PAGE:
Breast Cancer: Study Says Timing of HRT May Reduce Risks
Posted Jan 31 2011 7:07pm
The HRT debate continues with new evidence showing that when in your natural life cycle you begin hormone therapy could make all the difference in terms of it’s safety. Here’s what every woman must know…
By Colette Bouchez
Could the number of years that pass between the start of menopause and the start of hormone therapy influence your risk of breast cancer? That’s the intriguing question posed by a new study, published this weekend in the Journal of the National Cancer Institute.
Here, researchers from England’s Oxford University examined epidemiologic data from over 1 million women, with the idea of calculating the risk of breast cancer in relation to the menopausal time frame during which these women began hormone therapy.
What the study found: Women who started hormone therapy five years or more after menopause, had little or no increased risk of breast cancer, regardless of the type of hormone therapy used , how long they used it, or whether or not they were overweight or even obese – both contributing risk factors to breast cancer.
By comparison, women who started hormone therapy just before, or soon after menopause began, were at greater overall risk for developing breast cancer.
“A new finding of this study, which has been little investigated previously, is that the interval between menopause and starting hormonal therapy has a substantial effect on breast cancer risk,” says lead study author Valerie Beral, FRS.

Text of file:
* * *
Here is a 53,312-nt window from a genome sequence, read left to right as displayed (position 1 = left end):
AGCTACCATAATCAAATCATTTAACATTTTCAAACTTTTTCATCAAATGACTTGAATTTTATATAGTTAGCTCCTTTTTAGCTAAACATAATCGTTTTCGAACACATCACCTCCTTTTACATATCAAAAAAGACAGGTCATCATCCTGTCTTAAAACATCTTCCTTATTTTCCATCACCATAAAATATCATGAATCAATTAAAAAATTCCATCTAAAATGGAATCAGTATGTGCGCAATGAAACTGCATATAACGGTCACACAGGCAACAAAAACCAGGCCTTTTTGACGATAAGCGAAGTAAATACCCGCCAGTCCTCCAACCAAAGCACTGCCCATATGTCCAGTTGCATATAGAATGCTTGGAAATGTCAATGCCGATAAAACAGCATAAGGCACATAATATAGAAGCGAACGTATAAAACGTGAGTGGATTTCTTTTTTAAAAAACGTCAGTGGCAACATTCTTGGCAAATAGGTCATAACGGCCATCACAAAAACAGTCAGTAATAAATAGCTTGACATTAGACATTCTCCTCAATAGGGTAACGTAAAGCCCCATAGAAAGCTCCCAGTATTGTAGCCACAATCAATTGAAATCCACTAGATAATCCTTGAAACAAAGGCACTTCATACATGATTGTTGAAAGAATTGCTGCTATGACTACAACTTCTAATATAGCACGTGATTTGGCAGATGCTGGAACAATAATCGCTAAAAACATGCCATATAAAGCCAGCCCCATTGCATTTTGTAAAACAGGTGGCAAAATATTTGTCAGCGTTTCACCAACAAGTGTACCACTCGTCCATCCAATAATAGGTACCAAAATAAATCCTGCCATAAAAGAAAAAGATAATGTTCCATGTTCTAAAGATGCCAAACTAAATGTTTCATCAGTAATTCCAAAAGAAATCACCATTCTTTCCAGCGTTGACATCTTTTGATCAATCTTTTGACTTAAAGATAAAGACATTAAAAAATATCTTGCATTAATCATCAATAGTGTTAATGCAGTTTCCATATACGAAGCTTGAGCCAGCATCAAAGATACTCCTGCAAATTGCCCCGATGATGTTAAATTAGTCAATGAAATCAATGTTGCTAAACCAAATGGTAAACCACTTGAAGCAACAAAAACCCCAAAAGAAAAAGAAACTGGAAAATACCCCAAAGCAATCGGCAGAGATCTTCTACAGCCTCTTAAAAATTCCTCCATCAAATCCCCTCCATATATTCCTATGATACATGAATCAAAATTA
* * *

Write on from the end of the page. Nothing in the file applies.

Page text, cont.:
According to breast cancer specialist Julia A. Smith, MD, PhD, the study provides us with an important piece of the breast cancer risk factor puzzle.
“Large epidemiological studies like this one don’t necessarily give us answers, but they do help us understand where to look for answers – and this study has done that by reiterating the importance of timing in the relationship between hormones and breast cancer ,” says Smith, director of the NYU Cancer Institute Breast Cancer Screening and Prevention Program and the director of the Lynne Cohen Cancer Screening and Prevention Clinic for High Risk Women at Bellevue Hospital Center, and Breast Cancer Preventive Care Program at the NYU Clinical Cancer Center.
Indeed, Smith says that while we have long known that hormones definitely play some role in breast cancer, it’s in the understanding of how they interplay with many other factors in our life and our health that will ultimately give us the kind of information that we need to nail down each individual woman’s risk profile.
“What’s been clear is that there is a delicate and intricate interplay between all the sex hormones and the risk of breast cancer – so much so that I don’t believe we will ever find a single correlation that is the answer for all women; and this is why timing of hormone treatment has come to light as such an important issue – it gives us one more very important piece of the personal risk factor puzzle,” says Smith.
More study specifics
To arrive at their conclusions, the researchers looked at the health records of some 1,129,000 women in relation to their use of hormones and their relative risk of breast cancer. They compared women who did not use hormones, to those who did, and most importantly, calculated the timing at which hormone use began in relation to the start of menopause. They also looked at various types of hormone therapy, including estrogen only and estrogen/progestin combinations.